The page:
Not so long ago, the request/response pattern architecture was the most common way for computer systems to communicate over a network. One computer would send a request (such as a request to access data), and it would have to wait for the second computer to respond by either granting or denying that access. In the meantime, there was nothing the first computer could do while it waited. This approach was fine when organizations relied on small data sets and simple events, but thanks to the rise of big data, enterprises need faster solutions that are capable of doing more. This is why event driven architecture (EDA) is so important.
The EDA design pattern allows computer systems to detect events and react to them in near real-time. Not only can a modern system work on multiple new events at once, but it also won’t have to wait for a response before performing each action. This greatly speeds up complex events and allows the organization to keep its data accurate and current.
How do event streams work?
EDA is frequently used in microservice applications, which allows many loosely coupled parts to work independently of the overall app. This is made possible by shared APIs, and it ensures that the actions of one microservice can’t disrupt an entire application. This is a way of breaking applications down into their core functions, so each one can be used independently of the others.
An event can be anything that results in a change of state within an organization. For example, if a customer purchases an item on your company website, that item’s state will change from “for sale” to “sold.” Sales aren’t the only thing that produces events, though. Any time a user logs in is an event. If unusual network activity is detected, that produces an event in the form of a security alert. Even an IoT sensor detecting unusual temperatures will produce an event message. Event stream processing (ESP) is the act of collecting these events and recording them in databases, visualizing them during data analysis, and much more. Beyond the capability to process multiple types of events quickly, the goal of event processing is to discover patterns in your most meaningful events and use them to lead to better decision-making.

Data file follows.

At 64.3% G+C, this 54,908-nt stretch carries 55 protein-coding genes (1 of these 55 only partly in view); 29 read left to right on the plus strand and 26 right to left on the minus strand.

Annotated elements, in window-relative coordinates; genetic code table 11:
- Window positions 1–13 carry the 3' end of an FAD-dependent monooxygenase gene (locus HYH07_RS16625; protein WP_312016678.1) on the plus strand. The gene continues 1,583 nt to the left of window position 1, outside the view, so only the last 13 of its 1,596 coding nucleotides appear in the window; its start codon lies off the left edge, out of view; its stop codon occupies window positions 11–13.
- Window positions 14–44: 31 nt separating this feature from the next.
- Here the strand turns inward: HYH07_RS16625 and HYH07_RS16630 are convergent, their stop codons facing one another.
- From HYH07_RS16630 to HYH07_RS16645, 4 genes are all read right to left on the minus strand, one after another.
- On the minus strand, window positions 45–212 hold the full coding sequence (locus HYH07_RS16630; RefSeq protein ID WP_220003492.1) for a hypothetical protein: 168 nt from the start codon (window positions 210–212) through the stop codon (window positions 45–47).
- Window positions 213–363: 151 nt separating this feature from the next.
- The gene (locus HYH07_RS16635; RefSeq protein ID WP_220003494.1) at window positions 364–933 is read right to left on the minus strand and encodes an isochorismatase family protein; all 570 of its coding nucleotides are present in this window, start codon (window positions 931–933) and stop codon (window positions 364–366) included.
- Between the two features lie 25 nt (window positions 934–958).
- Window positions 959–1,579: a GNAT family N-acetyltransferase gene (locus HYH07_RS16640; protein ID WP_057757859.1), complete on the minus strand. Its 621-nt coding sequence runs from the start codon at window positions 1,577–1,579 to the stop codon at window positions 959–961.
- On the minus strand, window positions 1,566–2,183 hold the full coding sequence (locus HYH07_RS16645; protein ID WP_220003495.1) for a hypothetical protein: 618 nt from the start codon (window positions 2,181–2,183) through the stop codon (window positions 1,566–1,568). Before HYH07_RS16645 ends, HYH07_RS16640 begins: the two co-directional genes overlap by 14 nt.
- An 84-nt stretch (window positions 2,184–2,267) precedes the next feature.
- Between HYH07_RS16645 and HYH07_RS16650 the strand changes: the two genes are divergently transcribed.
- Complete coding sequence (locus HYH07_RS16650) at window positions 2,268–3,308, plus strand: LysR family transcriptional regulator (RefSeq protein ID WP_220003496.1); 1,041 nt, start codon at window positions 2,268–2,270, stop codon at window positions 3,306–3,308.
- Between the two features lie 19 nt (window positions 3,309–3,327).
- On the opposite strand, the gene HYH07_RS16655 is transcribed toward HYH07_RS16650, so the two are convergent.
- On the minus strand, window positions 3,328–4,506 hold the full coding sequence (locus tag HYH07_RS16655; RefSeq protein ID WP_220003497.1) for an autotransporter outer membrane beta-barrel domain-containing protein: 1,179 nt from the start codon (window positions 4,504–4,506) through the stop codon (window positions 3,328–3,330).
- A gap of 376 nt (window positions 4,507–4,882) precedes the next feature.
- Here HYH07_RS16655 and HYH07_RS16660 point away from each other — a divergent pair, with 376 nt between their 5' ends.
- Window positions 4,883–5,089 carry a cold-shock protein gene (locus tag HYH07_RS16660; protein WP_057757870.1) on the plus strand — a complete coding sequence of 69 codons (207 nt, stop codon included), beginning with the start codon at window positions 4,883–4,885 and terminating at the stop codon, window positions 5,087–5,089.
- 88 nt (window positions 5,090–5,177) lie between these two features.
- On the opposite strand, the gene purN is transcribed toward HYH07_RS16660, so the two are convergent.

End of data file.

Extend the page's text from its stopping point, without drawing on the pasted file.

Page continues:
Each event starts with the event producer, which will generally be your own point of sale system, online store, or application. Each event is funneled to an event broker and depending on the event source, it will be sent to the appropriate event consumer. For example, if a customer buys the last of one of your items, the event broker will funnel this information to your inventory management system, so it can order additional stock.
What are the challenges?
While EDA certainly offers some great benefits to enterprises, it isn’t without some drawbacks. Loose coupling of functions can make it difficult for engineers to determine how the system works, especially when it reacts to complex events in real-time, making it difficult to study. Event sources can also be challenging to pinpoint, which can make it harder to analyze data. The event broker must also be maintained perfectly, which may require specialist knowledge since if the broker fails, the entire system fails.
The best way to combat these challenges is to be deliberate when designing or selecting a messaging framework. Message processing tends to be the most stable approach, and it involves event messages passing through multiple brokers until it reaches a single destination. Stream processing, as already discussed, is the most commonly used approach now. It is more complicated than message processing, but if you use Apache Kafka (generally considered the industry standard), you’ll find an active community of users to draw support from. You also don’t want to design too many event types, just as you wouldn’t want to design an event that’s so generic that it’s difficult to interpret the intent. Both of these issues can make your EDA system less effective.